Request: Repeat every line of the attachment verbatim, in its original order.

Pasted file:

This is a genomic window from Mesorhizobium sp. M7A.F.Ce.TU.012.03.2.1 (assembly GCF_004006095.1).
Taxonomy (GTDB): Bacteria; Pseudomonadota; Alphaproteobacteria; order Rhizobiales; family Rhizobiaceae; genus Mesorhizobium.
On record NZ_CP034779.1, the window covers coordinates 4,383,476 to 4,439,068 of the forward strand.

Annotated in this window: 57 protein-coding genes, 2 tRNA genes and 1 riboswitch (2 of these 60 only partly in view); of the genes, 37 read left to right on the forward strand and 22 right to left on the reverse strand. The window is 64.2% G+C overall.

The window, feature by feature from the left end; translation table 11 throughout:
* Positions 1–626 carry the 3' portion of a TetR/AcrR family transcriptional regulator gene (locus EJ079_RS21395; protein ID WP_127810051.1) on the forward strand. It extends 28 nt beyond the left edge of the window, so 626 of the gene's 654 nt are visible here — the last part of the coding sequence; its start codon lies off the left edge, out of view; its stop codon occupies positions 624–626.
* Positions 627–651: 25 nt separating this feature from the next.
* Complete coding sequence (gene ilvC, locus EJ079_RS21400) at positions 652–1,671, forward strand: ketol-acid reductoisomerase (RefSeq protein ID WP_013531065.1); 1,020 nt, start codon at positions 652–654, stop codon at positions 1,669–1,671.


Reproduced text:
This is a genomic window from Mesorhizobium sp. M7A.F.Ce.TU.012.03.2.1 (assembly GCF_004006095.1).
Taxonomy (GTDB): Bacteria; Pseudomonadota; Alphaproteobacteria; order Rhizobiales; family Rhizobiaceae; genus Mesorhizobium.
On record NZ_CP034779.1, the window covers coordinates 4,383,476 to 4,439,068 of the forward strand.

Annotated in this window: 57 protein-coding genes, 2 tRNA genes and 1 riboswitch (2 of these 60 only partly in view); of the genes, 37 read left to right on the forward strand and 22 right to left on the reverse strand. The window is 64.2% G+C overall.

The window, feature by feature from the left end; translation table 11 throughout:
* Positions 1–626 carry the 3' portion of a TetR/AcrR family transcriptional regulator gene (locus EJ079_RS21395; protein ID WP_127810051.1) on the forward strand. It extends 28 nt beyond the left edge of the window, so 626 of the gene's 654 nt are visible here — the last part of the coding sequence; its start codon lies off the left edge, out of view; its stop codon occupies positions 624–626.
* Positions 627–651: 25 nt separating this feature from the next.
* Complete coding sequence (gene ilvC, locus EJ079_RS21400) at positions 652–1,671, forward strand: ketol-acid reductoisomerase (RefSeq protein ID WP_013531065.1); 1,020 nt, start codon at positions 652–654, stop codon at positions 1,669–1,671.